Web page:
Most of the artillery promised by the West has already been delivered and it has not, to date, resulted in even slowing Russia’s advance through the Donbas, much less stopped it. The HIMARS launchers have enabled Ukraine to strike deep behind Russian lines, and they have caused severe harm in their enemy’s rear areas. Nonetheless, even that has not resulted in any observable reduction in the still-heavy daily barrage of artillery on Ukrainian positions.
Furthermore, nothing has slowed the Ukrainian casualties – reportedly up to 1,000 per day – from Russian artillery, rocket, and tank fire. Nothing has changed the dynamics in the air where Russia dominates the skies to the tune of up to 300 sorties per day to about 20 for Ukraine. And there has been no change to the fact that Ukraine is running critically short of ammunition for its howitzers while Russia can continue to manufacture almost limitless numbers for themselves.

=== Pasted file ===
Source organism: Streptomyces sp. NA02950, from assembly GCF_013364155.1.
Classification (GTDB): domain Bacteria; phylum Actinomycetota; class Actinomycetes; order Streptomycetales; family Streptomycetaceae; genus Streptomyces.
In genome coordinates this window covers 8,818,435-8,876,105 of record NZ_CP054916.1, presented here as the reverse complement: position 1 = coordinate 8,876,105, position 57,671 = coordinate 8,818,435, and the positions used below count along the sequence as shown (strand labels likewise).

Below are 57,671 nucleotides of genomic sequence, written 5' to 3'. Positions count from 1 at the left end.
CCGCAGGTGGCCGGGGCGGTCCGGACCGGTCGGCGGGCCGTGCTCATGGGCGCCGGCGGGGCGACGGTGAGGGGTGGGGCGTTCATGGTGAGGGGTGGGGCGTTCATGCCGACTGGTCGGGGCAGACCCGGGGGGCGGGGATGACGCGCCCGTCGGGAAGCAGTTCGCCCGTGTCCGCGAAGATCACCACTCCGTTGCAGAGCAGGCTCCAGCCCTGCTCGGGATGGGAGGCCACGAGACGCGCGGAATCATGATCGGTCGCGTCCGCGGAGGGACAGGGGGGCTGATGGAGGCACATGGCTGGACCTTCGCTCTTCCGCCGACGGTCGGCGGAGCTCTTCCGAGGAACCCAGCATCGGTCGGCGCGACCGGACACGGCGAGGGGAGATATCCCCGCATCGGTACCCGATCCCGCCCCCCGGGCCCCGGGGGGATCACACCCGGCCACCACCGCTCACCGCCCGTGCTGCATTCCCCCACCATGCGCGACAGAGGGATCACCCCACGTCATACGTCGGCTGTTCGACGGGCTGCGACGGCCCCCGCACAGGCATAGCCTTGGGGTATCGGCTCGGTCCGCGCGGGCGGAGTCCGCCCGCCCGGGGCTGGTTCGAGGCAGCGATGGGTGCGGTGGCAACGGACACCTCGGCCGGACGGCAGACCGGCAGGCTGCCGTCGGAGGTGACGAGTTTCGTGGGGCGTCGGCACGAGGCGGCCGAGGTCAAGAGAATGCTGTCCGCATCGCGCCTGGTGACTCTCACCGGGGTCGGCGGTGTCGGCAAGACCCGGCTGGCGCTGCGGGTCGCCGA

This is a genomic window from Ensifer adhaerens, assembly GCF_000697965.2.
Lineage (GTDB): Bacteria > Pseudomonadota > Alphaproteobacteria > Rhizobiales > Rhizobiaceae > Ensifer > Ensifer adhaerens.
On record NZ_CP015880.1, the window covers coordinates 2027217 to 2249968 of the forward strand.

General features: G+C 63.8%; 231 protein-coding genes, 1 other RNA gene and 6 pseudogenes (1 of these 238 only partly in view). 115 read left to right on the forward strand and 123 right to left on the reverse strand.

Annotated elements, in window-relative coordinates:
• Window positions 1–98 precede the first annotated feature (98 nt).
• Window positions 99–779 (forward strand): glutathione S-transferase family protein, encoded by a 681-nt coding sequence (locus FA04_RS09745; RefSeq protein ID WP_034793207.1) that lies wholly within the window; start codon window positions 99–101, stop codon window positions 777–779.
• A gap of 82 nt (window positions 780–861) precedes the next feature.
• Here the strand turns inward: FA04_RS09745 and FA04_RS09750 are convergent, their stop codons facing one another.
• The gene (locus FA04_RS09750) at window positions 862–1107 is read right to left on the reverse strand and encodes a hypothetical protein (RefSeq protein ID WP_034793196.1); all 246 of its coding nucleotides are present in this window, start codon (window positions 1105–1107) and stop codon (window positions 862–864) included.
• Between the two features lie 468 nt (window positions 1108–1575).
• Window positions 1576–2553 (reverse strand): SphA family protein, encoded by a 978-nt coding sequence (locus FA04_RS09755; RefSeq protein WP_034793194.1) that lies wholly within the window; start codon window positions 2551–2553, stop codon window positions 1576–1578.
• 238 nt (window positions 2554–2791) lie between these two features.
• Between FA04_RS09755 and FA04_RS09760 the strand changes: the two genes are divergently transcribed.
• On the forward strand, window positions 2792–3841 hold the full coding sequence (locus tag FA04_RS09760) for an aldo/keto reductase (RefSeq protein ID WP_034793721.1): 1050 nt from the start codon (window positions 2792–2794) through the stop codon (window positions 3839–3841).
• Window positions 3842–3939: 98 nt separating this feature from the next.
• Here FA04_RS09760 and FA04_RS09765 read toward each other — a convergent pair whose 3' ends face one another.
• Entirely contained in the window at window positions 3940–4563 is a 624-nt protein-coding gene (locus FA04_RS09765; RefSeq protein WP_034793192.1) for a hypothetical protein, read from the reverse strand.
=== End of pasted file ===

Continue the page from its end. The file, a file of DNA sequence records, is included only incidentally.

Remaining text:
Why Russia – Sadly – Has the Advantage Against Ukraine
The most important fundamentals of war, the basics of combat operations, almost all reside on the Russian side. Since the G7, G20, and NATO Summits, there have been no additional large-scale contributions of modern weaponry promised to Ukraine. The amount of equipment to date has been a couple of hundred artillery tubes, about 250 Soviet-era tanks, and a few hundred Vietnam-era personnel carriers. Cumulatively, all of this gear – including the HIMARS – are not a fraction of the type of kit Ukraine would need to launch a counteroffensive.